And memories are what memoirs are all about. My favorite female singer, Barbra Streisand, once sang, “Mem’ries light the corners of my mind, misty watercolor mem’ries, of the way we were.” What an appropriate lyric. I’m fascinated with the way the mind establishes certain memories, freezes them with crystal clarity in the mind and yet totally discards whole segments of time. How much do we actually remember with accuracy and how much do we “water color” into scenes we only imagine or wish had happened? Lawrence Block, in another of his Matt Scudder novels, wrote, “The memory is a cooperative animal, eager to please: what it cannot supply it occasionally invents, sketching carefully to fill in the blanks.” Our lives in retrospect are strings of pearls, polished and reshaped with handling. Looking back, we realize how short the strand really is. All the more reason to take those pearls out of the mind and store them on paper, if only for our own satisfaction or the curious eyes of our children, or their children.
I never intended to do a chronological detailing of my life. How boring. How . . . lockstep. When Twain’s editors discovered the mountain of autobiographical manuscript he’d left after his death, they didn’t know what to do with it. It was monumental, and entirely out of sequence. So they put it together as best they could, grouping anecdotes and episodes as Twain must have intended, by association. Twain would begin with a memory, then associate it with whatever his personal links were for that event, then wander around linking one to another by his own connections, but not necessarily temporal hooks.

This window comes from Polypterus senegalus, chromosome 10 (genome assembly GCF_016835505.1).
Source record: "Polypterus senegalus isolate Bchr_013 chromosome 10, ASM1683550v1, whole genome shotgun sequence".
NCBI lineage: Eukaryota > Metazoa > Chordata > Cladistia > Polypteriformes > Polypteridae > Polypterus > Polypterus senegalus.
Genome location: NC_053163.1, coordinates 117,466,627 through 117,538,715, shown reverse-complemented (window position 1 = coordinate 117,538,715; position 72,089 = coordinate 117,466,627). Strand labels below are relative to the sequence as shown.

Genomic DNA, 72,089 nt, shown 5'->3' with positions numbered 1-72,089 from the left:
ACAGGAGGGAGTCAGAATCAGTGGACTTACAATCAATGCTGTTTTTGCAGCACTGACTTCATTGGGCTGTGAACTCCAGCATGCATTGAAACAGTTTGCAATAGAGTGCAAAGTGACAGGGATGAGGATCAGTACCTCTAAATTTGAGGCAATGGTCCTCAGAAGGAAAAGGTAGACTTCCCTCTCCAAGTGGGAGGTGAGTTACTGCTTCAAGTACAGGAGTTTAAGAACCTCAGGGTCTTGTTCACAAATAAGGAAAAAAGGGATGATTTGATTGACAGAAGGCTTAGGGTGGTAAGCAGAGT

My first association hook is a rather general one—Mobridge and my youth. So let’s first associate with a place I mentioned in connection with highway 12, the “vidock.” I learned much later in life that the word was really viaduct. Where the trail ducked down under the railway as it went west toward the wagon bridge (the railway going north until it too turned west to cross the Missouri on the railroad bridge) there was a wooden bridge everyone in town knew as the vidock. It was a nasty but fascinating place for young people to play—tag, hide ‘n’ seek, campin’ out. It was dark and cool and kids could dig in the earth around the creosoted timbers and build whatever castles their imaginations could create. Never mind that creosote stains never washed out of bib overalls or white t-shirts. It was a wondrous place to while away a summer day, especially when the trains rumbled overhead and deafened the players below, raining dust and traintrack debris onto innocent heads. Those were good times.
I guess most of the memorable times from my youth involve the summers. The season of play seemed endless, even though I know now it was only three months compared to the endless nine months of school. I don’t really remember what the rules of our house were, or what the childhood rules of Mobridge were. Nearly all my friends had total freedom of movement from the time we rushed out on a summer morning until we had to come home at night. Didn’t we eat anything all day long? Or did we actually take time out from our games to come home for lunch? I don’t remember. I know our parents cared for our safety, but possibly they never knew how many dangerous places we found so enchanting.